Cybersecurity, healthcare

Moving Target: What Makes Cybersecurity So Hard?

By Maria Fontanazza
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Cybersecurity, healthcare

The collective variables within the healthcare system make it difficult to guarantee device security all the time.

We all know the phrase “change is hard”. In the case of medical devices and cybersecurity, change is exactly the variable that creates a challenge in ensuring product security all the time. This topic was the focus of an entire session at last week’s MedTech Intelligence Medical Device Cybersecurity Conference. Seth Carmody, vice president of strategy at MedCrypt (and former cybersecurity program manager at FDA), led a panel discussion titled, “Why Is Security So Hard?”. The following is a brief look at some of the takeaways from the conversation.

The Basics: Why Is Security So Hard?

  • Change. “Change is fundamentally hard,” said Anura Fernando, director and principal security architect at BrightInsight. “We not only have to worry about the product itself changing, but we also have to worry about the environment changing. We have a lot of variables to manage over time. Just when you think things are stable, they change again.”
  • Device complexity.
  • The human factor. For example, taking a system offline for maintenance can impact clinical use.
  • It can’t be reactive. A security breach will have a reputational and economic impact on both the medical device manufacturer as well as the healthcare organization—it’s a shared responsibility. Think of cybersecurity as buying an insurance policy, said Erich Murrel, chief information security officer, medical devices, for the U.S. Air Force. Companies should take proactive measures to keep things safe and secure before something negative happens.

“Heterogeneity and personnel practices, and capabilities and technologies are continually evolving and changing over time, so you have to change…Security is never stagnant.” – David Guffrey, biomedical cybersecurity specialist, Partners Healthcare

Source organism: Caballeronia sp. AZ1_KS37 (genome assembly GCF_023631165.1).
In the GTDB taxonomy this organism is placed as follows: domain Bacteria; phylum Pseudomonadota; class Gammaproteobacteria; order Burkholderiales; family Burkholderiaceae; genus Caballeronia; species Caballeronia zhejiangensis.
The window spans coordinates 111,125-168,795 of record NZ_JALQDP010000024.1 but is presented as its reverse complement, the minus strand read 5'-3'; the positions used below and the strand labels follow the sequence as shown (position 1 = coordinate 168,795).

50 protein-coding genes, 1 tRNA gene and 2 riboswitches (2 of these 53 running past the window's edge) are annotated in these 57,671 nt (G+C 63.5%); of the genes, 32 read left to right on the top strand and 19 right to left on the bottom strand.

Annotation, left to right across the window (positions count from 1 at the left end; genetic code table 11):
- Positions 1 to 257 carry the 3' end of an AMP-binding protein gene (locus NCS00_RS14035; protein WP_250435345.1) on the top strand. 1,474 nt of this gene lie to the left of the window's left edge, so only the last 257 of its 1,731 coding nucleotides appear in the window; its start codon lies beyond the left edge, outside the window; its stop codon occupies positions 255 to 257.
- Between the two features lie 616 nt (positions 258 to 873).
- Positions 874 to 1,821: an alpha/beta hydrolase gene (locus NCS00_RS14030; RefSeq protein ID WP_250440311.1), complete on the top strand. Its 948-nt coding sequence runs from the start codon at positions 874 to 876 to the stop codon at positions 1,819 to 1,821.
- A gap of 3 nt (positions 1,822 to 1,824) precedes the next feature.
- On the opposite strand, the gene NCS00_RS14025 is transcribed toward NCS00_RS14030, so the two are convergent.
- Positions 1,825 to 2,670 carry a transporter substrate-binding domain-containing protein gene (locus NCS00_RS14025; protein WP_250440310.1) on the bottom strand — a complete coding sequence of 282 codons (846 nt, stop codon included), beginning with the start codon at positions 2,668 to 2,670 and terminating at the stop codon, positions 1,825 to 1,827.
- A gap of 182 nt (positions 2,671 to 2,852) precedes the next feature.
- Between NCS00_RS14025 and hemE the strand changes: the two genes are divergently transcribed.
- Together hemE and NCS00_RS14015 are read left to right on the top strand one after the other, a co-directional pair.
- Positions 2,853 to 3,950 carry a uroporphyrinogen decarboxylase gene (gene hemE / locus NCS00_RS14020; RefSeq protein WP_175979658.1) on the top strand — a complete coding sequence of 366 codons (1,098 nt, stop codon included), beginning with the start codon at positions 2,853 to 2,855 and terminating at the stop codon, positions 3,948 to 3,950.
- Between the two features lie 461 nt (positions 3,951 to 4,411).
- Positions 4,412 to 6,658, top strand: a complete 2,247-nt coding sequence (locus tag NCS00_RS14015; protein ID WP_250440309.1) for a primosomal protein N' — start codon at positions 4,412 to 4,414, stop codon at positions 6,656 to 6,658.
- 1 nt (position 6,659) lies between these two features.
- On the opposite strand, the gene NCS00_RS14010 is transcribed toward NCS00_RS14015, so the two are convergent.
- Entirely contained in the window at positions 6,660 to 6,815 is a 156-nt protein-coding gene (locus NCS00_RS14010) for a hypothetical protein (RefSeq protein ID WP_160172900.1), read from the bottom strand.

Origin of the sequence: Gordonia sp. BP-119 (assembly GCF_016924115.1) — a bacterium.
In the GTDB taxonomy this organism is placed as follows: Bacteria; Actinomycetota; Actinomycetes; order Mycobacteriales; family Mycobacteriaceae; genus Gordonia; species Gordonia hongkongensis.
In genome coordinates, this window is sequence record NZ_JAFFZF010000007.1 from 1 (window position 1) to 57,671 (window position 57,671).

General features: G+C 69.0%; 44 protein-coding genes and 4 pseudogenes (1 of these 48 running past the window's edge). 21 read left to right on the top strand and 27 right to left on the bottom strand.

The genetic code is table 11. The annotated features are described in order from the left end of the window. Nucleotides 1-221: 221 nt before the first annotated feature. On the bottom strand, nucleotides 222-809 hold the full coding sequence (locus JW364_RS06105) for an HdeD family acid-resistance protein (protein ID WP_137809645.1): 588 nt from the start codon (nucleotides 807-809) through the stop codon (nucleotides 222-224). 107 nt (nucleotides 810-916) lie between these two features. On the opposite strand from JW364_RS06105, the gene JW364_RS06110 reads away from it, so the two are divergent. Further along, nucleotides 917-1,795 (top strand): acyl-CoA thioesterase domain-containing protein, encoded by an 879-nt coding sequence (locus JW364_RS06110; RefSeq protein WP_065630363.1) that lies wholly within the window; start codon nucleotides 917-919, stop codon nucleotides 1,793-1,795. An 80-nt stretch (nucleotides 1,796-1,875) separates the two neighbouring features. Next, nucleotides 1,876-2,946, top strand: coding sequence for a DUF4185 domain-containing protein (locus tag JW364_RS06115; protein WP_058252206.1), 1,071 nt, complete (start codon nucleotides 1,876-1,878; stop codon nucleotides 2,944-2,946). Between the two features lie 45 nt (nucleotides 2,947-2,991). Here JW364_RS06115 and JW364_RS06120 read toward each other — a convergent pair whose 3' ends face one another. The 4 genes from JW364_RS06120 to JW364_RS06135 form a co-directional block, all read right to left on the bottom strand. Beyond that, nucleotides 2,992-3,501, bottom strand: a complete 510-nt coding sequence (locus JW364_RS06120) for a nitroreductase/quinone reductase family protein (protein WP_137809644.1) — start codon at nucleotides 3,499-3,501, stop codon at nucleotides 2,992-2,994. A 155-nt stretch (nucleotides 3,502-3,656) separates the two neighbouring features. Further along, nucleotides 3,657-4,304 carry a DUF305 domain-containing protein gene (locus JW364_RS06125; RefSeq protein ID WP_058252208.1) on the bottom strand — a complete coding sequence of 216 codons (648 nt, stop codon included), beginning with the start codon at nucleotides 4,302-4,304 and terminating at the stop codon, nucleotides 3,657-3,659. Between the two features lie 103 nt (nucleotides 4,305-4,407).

Legacy Devices: Are We in a State of Continuous Legacy?

  • Industry maturity. Many products currently in development, along with their next-generation versions, do not have a level of security that is adequate. The panelists agreed that the industry is still maturing in this area and has about 10–15 years until it reaches where it needs to be regarding optimal device security.
  • Definition of security. The device developer and the provider may have different definitions. In addition, a healthcare delivery organization will have different resources available to ensure security depending on its size. For example, a larger hospital may have better integration capabilities and an ability to support secure system architecture, while a small, local hospital may not have any resources—and this is where a medical device manufacturer may want to consider ensuring it has the right controls to provide more security to this hospital. “It goes back to what does the customer need,” said Guffrey.

Cost: Making the Business Case

  • It’s a customer need. Pairing privacy and security is a conversation that makes it up to the C-suite—this is the investment that is necessary in order to have a product that can be sold.
  • It’s a regulatory need. HIPAA and FDA require a level of compliance.
  • It’s a legal need.

Where Do We Go From Here?

  • We have to make it [security] easier,” said Carmody.
  • There needs to be a common understanding for meeting privacy and security controls.
  • Continued investment, commitment to improvement, and shared responsibility on the part of medical device manufacturers and healthcare delivery organizations.
  • Figuring out how to strike the between security and interoperability in a way that makes connective technologies viable.
  • Keeping and strengthening the direct relationship in the triangle of safety, effectiveness and security. One of these elements cannot be removed.

 

 

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